A distraught mother brings her 6-year-old boy to his pediatrician. Since the age of two, he has had a history of rapid growth, often being the largest child amongst his peers. For the past six month he has been showing growth of pubic hair.
Prior to the current visit, his obstetric history was unremarkable. He was a full-term infant born to a 34-year-old healthy mom by normal vaginal delivery after an uncomplicated gestation. His birth weight was normal and there were no neonatal problems. At 9 - 18 months, his growth was at the 95th percentile for his age; his height at age 2 1/2 was average for 4 1/2 years (his parents were tall). His penis appeared larger than those of his peers at 3 years, he developed some facial acne at 4 years, and pubic hair was seen at 5 1/2 years.
His height was average for 10 years and 3 months and his weight was average for 9 years and 10 months. The blood pressure was normal. He was tall, well proportioned, and muscular with mild facial acne. The penis was large for his age and there was fine pubic hair (Tanner stage II of puberty). The testes were estimated to be 3 ml volume each (small for puberty stage). A neurological exam was normal.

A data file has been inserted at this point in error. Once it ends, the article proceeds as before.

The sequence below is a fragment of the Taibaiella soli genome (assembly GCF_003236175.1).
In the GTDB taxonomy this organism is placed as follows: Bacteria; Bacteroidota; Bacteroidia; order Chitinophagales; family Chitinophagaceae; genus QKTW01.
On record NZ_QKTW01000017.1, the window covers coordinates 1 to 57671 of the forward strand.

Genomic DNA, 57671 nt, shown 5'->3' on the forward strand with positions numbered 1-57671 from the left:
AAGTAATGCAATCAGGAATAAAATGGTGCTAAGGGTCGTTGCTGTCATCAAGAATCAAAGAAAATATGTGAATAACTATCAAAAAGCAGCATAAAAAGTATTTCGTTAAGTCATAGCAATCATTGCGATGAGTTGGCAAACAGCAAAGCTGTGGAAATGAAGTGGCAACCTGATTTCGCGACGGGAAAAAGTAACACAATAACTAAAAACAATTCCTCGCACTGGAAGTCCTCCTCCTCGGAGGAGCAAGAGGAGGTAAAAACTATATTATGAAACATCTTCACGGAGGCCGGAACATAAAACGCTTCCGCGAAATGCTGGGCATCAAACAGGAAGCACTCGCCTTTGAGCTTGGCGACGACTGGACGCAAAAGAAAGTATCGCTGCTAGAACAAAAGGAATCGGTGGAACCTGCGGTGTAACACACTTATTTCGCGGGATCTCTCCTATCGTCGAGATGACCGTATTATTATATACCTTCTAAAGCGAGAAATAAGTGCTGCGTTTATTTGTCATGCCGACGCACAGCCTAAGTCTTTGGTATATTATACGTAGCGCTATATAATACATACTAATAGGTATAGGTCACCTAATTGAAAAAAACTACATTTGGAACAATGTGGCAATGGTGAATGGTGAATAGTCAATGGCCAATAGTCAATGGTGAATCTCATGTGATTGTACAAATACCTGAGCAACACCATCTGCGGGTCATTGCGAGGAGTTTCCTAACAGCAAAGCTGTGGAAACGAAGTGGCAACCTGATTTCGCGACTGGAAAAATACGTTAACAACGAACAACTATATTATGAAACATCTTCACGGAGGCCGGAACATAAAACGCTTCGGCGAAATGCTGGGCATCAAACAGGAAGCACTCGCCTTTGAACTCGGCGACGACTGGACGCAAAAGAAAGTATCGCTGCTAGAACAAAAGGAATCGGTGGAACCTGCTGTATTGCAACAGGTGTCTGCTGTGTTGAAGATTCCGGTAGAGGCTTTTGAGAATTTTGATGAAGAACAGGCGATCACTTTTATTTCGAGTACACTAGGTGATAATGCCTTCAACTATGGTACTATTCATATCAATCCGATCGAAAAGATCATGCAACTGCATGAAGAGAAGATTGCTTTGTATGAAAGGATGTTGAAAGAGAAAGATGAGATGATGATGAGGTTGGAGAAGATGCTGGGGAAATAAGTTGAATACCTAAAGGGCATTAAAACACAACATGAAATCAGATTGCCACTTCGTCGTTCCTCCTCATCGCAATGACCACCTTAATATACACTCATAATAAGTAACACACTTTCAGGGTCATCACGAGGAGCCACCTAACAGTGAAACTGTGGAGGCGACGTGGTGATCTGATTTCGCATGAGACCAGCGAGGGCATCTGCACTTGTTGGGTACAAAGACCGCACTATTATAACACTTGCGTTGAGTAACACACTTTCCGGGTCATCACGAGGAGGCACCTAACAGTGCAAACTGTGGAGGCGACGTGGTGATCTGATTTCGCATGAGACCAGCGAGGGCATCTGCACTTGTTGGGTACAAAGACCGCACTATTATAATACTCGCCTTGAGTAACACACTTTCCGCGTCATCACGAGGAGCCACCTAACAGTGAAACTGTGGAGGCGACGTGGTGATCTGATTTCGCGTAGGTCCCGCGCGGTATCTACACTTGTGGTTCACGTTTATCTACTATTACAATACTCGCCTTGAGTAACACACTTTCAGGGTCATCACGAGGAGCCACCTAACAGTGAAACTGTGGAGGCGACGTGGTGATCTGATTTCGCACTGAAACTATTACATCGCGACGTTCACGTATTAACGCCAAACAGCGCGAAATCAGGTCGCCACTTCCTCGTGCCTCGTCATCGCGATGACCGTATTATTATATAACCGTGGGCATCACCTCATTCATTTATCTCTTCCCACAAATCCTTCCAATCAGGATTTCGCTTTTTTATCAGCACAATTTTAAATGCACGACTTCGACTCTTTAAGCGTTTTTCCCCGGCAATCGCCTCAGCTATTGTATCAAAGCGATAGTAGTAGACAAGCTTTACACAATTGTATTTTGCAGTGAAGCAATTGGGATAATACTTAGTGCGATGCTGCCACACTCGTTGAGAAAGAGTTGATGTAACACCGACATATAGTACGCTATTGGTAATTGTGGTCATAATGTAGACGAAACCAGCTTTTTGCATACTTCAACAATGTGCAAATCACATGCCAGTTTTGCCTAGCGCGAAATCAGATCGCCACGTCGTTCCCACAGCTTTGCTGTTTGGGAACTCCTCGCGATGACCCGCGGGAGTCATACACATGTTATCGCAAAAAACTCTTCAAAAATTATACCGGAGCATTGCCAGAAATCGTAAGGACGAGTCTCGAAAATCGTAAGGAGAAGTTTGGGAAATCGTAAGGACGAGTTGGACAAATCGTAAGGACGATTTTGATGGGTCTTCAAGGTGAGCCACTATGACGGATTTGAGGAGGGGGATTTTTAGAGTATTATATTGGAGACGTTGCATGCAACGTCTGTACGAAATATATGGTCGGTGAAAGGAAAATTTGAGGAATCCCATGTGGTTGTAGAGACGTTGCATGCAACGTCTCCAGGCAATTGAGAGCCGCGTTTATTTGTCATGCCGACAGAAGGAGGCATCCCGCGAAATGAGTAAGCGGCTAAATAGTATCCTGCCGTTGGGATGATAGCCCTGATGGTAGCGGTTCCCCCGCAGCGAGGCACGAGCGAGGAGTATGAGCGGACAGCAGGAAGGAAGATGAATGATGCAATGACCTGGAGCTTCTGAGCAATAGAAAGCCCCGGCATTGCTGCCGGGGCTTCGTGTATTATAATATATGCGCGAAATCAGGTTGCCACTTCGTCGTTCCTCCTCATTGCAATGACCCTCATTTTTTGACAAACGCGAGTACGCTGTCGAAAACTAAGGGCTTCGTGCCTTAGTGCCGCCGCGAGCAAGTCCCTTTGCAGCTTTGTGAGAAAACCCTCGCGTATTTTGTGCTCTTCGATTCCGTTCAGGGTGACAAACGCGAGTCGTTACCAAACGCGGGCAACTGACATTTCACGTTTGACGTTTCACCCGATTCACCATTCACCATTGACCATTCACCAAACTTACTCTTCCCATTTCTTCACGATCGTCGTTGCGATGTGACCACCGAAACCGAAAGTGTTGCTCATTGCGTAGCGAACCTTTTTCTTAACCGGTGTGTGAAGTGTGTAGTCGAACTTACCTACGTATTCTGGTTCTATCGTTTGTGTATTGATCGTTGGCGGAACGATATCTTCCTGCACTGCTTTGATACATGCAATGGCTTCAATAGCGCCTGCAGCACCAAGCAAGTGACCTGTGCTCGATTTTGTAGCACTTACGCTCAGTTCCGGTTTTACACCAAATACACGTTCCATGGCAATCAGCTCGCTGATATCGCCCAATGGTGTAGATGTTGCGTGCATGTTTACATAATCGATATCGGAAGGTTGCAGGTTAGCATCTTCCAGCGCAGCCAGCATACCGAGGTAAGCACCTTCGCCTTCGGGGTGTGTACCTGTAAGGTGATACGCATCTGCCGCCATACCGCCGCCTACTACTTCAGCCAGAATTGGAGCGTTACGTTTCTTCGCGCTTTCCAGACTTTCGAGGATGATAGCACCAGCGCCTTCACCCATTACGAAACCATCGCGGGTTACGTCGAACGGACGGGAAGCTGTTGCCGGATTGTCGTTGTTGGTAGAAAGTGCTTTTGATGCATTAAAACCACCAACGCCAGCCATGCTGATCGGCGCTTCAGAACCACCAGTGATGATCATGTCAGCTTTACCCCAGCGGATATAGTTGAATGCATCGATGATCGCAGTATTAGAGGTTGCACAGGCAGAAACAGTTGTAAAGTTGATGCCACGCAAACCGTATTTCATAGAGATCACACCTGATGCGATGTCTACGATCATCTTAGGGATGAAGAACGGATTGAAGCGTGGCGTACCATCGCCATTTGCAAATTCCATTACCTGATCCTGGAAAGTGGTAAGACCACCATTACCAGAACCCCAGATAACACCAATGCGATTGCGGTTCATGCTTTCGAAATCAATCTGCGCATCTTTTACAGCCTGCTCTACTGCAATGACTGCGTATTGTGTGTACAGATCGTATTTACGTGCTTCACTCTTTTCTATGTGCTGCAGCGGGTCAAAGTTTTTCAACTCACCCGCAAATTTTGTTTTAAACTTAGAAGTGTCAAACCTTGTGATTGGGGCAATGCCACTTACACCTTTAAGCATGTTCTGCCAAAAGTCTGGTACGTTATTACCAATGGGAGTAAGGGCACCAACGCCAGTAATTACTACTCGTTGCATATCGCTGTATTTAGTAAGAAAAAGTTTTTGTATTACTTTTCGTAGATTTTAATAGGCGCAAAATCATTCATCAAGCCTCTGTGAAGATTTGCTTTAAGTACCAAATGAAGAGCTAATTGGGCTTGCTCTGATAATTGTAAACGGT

1.) Desribe the mechanism by which a peptide hormone initiates a cell response; a steroid hormone initiates a cell response. How are they the same? How are they different? Give a specific example of each and state their effect on the human body.
Compare the hormonal controls
of the male reproductive cycle with the hormonal controls of the female reproductive
cycle. How are they the same?
How are they different?
1.)Describe the “normal” sequence of events beginning at puberty resulting in sexual maturity? Include age and primary and secondary effects.
2 .) What might be the primary cause of the patient’s symptoms?
What role do gonadotropins play in
your diagnosis? Explain.
Can females be affected by similar
hormonal dysfunction? Explain.
How does this case compare to a patient
with androgen insensitivity?
6.) What treatments are appropriate for this 6-year old? Include both physical and emotional health.
*adapted from Case Studies in Endocrine Disorders by J. Harrison, Tulane University